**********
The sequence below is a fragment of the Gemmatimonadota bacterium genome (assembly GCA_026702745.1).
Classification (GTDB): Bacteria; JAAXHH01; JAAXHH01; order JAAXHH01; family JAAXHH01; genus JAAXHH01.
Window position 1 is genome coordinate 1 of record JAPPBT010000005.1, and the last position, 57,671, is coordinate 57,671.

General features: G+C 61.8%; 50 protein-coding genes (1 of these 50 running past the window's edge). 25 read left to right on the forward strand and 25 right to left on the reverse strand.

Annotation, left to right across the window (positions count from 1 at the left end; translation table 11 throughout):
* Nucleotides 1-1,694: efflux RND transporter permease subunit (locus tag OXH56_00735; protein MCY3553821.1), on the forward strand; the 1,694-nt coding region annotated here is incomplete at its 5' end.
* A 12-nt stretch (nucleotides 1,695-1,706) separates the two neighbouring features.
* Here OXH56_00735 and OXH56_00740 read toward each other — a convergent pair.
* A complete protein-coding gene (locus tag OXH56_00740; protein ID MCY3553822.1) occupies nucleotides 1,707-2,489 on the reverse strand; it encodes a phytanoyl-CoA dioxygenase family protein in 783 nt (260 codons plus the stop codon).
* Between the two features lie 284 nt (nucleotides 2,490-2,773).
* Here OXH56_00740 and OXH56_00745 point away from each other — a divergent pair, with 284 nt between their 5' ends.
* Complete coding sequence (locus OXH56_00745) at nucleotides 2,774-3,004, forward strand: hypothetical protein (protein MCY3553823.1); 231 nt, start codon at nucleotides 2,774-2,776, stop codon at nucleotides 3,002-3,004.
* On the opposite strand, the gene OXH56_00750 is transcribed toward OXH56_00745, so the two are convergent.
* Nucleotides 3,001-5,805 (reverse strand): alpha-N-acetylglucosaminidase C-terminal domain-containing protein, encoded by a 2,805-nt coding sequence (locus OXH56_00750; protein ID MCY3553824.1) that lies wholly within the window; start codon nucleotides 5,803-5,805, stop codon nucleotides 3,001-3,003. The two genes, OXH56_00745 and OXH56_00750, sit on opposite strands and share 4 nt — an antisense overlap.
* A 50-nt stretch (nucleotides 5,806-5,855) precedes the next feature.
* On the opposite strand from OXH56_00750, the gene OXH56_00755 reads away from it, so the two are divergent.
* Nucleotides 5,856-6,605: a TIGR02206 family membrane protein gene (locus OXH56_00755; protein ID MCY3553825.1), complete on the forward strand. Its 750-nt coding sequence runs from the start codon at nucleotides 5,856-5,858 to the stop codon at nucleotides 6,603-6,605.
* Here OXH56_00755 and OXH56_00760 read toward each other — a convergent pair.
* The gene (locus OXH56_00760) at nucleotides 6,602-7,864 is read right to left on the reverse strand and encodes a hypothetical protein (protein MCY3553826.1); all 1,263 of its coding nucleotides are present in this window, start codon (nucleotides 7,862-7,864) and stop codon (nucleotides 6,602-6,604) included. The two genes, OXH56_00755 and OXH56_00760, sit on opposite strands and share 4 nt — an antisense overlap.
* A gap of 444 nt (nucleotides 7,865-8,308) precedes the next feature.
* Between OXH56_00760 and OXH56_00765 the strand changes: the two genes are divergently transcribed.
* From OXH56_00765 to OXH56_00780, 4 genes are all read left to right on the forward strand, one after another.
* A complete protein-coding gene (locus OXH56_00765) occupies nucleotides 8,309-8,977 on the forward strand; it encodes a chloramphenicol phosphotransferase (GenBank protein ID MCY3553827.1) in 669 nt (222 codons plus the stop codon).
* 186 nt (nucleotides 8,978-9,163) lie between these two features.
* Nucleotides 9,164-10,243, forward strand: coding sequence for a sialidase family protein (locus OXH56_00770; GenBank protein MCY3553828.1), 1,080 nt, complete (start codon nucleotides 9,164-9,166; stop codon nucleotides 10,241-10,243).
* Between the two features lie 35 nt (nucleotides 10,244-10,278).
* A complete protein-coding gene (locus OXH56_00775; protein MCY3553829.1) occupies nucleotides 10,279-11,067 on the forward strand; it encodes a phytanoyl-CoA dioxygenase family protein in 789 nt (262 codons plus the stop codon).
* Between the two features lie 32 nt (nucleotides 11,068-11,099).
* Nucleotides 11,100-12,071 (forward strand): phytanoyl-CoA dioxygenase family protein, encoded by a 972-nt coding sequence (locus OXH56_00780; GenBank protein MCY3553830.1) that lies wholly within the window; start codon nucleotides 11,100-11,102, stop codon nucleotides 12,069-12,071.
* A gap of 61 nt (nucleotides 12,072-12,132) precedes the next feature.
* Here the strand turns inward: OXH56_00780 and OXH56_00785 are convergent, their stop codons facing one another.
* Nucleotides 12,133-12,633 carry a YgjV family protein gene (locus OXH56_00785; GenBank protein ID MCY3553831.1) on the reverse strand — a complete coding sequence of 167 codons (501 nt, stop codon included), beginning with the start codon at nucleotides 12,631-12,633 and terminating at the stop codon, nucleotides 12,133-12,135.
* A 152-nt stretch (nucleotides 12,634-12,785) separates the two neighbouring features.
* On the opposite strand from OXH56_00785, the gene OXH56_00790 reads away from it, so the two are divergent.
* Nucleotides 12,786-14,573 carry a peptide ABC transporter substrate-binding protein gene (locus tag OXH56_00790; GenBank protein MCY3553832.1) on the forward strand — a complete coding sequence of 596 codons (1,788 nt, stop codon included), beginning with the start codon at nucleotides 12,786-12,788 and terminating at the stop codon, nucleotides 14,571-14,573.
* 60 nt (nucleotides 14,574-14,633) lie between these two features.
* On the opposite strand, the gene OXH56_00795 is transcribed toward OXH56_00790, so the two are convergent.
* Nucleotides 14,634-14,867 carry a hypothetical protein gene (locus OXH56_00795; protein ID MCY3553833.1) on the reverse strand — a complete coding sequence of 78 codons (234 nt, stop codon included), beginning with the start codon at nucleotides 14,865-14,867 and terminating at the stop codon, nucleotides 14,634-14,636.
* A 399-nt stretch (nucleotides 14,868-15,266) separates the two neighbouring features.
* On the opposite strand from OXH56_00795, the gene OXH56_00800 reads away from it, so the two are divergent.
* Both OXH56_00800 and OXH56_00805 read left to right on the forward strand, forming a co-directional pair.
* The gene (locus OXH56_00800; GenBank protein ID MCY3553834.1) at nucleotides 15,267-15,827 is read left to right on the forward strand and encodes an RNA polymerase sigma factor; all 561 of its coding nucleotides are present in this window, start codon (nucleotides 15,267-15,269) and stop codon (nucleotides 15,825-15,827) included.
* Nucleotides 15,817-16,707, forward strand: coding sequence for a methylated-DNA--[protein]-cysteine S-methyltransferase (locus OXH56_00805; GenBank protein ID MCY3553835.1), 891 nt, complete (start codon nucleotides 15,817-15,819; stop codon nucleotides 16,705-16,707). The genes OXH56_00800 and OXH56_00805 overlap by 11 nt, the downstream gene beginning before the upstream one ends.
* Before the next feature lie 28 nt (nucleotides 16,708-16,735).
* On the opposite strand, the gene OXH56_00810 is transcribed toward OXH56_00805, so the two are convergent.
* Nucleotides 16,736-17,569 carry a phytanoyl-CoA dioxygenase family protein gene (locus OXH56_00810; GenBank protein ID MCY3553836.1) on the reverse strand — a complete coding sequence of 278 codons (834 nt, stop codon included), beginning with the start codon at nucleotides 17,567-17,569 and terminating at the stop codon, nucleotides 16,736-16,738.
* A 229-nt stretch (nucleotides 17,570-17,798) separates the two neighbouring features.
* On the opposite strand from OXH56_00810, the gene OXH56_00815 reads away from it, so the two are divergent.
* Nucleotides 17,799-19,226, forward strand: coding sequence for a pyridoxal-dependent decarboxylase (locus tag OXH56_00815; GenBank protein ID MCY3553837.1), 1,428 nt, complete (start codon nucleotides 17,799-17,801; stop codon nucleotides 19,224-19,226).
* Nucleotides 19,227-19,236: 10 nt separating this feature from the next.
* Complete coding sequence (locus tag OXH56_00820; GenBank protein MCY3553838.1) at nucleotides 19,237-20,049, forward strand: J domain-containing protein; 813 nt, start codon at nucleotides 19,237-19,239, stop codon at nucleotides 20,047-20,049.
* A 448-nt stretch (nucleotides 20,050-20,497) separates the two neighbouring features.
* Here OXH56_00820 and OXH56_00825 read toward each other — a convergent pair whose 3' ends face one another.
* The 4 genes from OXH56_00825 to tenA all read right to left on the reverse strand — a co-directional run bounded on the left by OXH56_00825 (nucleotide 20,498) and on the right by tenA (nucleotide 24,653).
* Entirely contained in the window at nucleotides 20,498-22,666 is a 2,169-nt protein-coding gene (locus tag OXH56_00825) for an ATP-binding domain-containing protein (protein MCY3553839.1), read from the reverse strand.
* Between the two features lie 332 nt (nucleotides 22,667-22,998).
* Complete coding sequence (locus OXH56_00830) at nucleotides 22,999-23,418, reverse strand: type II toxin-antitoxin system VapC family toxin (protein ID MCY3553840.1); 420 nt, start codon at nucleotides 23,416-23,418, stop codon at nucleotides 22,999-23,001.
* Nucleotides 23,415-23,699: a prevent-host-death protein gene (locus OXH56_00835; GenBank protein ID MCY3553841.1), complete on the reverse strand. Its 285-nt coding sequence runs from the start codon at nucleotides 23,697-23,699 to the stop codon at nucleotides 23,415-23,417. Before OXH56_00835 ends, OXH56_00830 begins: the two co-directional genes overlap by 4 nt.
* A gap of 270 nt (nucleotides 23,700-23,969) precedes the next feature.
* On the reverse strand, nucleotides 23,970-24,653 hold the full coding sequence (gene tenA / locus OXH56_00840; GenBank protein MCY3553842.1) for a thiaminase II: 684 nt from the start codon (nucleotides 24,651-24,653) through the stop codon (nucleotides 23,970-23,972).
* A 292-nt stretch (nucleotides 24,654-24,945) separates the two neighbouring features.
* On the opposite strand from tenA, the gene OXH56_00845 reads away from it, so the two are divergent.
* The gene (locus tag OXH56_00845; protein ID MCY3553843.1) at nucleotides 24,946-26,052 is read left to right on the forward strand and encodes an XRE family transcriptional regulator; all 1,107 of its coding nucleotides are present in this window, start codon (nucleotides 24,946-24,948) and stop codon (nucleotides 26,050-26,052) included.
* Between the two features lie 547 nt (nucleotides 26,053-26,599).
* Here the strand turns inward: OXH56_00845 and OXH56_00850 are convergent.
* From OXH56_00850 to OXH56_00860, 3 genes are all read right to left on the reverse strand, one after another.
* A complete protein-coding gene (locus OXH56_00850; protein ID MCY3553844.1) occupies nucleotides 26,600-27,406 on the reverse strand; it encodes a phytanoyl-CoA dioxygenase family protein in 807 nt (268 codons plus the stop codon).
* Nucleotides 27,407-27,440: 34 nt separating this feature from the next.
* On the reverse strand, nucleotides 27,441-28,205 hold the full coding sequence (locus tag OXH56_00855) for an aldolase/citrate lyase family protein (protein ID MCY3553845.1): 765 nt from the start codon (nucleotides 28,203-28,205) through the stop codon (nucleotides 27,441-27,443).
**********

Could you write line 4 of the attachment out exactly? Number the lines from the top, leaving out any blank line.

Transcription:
General features: G+C 61.8%; 50 protein-coding genes (1 of these 50 running past the window's edge). 25 read left to right on the forward strand and 25 right to left on the reverse strand.